“The Halawas are innocent victims”
Journalist detained with Irish siblings describes conditions in prison
The Halawa siblings, Ibrahim, Fatima, Omaima and Somaia
An Egyptian journalist who was detained for 10 hours with the Irish siblings facing charges in Cairo related to a mosque siege at the weekend says they were upset and confused over their detention.
Egyptian media reported yesterday that a Cairo prosecution office had ordered the detention of nine foreign nationals, among them Irish citizens Omaima Halawa (21), her sisters Fatima (23) and Soumaya (27) and brother Ibrahim (17), for 15 days pending investigations into clashes that erupted around al-Fath mosque after protests in nearby Ramses Square.
The prosecution has reportedly accused them of attempted murder, belonging to a militant group, possessing firearms, assaulting police officers, and attacking public property. All are said to deny the charges against them.
Freelance journalist Shaimaa Awad (31) was one of dozens swept up by security forces as they overran al-Fath mosque, inside which supporters of deposed president Mohamed Morsi, including the Halawa siblings, had barricaded themselves.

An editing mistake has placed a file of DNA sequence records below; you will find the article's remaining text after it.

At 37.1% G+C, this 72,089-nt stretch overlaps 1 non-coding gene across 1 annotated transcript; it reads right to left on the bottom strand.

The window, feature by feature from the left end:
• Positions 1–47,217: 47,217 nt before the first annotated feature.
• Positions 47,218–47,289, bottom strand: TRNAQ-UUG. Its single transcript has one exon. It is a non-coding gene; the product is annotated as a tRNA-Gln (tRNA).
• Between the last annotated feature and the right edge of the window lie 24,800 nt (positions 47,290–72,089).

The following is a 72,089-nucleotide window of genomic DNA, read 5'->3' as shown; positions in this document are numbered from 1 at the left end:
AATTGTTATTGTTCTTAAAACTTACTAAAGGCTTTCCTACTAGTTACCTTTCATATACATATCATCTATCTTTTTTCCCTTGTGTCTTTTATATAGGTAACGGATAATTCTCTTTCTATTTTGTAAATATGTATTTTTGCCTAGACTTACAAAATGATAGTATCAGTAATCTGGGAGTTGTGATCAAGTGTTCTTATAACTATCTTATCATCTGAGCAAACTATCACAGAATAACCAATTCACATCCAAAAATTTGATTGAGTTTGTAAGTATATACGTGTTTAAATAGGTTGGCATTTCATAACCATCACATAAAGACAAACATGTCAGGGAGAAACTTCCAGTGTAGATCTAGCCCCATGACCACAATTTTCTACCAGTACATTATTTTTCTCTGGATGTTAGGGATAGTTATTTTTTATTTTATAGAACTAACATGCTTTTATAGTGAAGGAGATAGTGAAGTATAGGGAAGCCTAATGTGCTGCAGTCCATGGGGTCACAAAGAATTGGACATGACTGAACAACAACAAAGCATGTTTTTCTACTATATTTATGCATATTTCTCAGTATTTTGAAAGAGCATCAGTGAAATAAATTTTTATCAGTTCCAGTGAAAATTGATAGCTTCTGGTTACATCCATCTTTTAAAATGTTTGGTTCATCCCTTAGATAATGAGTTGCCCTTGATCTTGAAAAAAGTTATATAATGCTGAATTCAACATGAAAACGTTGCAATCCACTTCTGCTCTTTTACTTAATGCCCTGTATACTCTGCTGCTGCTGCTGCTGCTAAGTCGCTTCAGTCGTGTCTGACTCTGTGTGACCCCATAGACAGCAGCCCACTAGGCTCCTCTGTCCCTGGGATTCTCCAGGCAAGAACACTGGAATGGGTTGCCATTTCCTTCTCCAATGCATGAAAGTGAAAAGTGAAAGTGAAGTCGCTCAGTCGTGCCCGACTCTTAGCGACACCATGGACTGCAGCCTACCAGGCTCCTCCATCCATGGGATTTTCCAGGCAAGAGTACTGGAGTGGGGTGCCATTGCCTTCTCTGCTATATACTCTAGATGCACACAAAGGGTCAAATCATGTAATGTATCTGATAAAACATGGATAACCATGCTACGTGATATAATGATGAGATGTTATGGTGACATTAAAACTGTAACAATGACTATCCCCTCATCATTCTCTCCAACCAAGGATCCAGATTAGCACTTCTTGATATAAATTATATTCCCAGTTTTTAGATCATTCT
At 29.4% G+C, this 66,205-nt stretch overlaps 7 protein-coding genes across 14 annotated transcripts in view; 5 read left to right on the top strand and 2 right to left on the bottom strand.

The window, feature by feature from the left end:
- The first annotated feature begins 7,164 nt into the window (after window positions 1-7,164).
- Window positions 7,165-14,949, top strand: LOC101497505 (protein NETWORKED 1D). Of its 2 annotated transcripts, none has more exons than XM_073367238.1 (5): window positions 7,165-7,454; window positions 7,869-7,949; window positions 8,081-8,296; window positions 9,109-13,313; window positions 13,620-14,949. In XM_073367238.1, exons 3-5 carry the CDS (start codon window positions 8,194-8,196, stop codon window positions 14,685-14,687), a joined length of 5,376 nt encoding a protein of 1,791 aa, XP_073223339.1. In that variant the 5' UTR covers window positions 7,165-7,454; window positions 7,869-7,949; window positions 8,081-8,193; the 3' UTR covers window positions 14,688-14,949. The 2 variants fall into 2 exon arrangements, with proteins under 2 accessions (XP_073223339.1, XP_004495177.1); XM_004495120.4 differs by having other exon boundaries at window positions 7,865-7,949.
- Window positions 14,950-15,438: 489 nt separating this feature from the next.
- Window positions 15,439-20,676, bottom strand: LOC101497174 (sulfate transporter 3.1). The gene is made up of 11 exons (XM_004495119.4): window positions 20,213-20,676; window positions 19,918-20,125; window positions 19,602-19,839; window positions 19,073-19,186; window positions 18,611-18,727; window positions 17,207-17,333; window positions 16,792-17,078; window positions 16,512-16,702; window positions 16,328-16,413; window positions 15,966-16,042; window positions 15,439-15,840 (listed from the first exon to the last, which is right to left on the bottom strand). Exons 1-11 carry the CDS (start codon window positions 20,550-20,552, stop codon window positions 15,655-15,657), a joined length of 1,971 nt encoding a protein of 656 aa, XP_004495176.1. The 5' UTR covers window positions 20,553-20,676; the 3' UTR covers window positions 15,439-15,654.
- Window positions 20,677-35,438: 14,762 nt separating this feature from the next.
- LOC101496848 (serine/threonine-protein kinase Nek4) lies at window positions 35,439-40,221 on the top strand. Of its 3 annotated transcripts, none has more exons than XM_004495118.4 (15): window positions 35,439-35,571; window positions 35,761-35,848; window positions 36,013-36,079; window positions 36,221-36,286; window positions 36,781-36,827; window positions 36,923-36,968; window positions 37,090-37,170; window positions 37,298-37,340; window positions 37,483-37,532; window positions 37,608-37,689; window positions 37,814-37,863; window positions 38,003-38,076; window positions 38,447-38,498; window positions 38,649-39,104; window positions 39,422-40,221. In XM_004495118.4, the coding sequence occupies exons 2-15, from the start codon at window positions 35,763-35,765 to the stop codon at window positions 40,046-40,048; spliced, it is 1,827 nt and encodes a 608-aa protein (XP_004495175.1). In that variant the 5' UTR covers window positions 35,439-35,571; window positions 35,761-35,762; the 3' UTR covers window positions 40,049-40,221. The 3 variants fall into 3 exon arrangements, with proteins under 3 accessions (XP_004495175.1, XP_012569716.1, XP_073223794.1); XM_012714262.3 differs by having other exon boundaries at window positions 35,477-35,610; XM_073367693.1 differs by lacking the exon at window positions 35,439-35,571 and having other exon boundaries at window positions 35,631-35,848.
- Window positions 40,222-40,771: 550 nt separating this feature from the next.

Awad was bundled into a security vehicle along with two of the sisters. They were taken to Cairo’s notorious Tora prison, where they were put in a small room with more than 30 other female detainees, including the other Halawa sister. Male detainees were taken to a nearby room.
Awad said there was so little space in the room they had to take turns sitting on the floor. “It was very hot and there was little fresh air.”
The detainees were given sandwiches and water. They were taken one by one for interrogation. At one point the door of the room was opened for fresh air to circulate.
Awad said she could see the men being interrogated in another room. She said some were blindfolded and officers were hitting them on the head.
“The Halawas were upset and frightened. They could not understand how they had ended up in this situation.
“I saw them at the protests and the mosque. They did nothing wrong. They were very quiet when we were in the interrogation. They told the interrogators that they had Irish nationality and they wanted to contact the Irish Embassy as soon as possible. The man replied: ‘We will see.’”
After 10 hours, Awad and most of the others were released. “I couldn’t understand why we were let go and they were not.”
The Halawa sisters rejoined their brother and all were transferred to the security forces headquarters in the Tora neighbourhood.
This is where they met a representative from the Irish Embassy yesterday – the first consular access allowed to them since they were detained. Their lawyer has not been granted access to them.
“There needs to be a combined international effort to get the Halawas and the others released,” said Awad. “They are innocent victims.”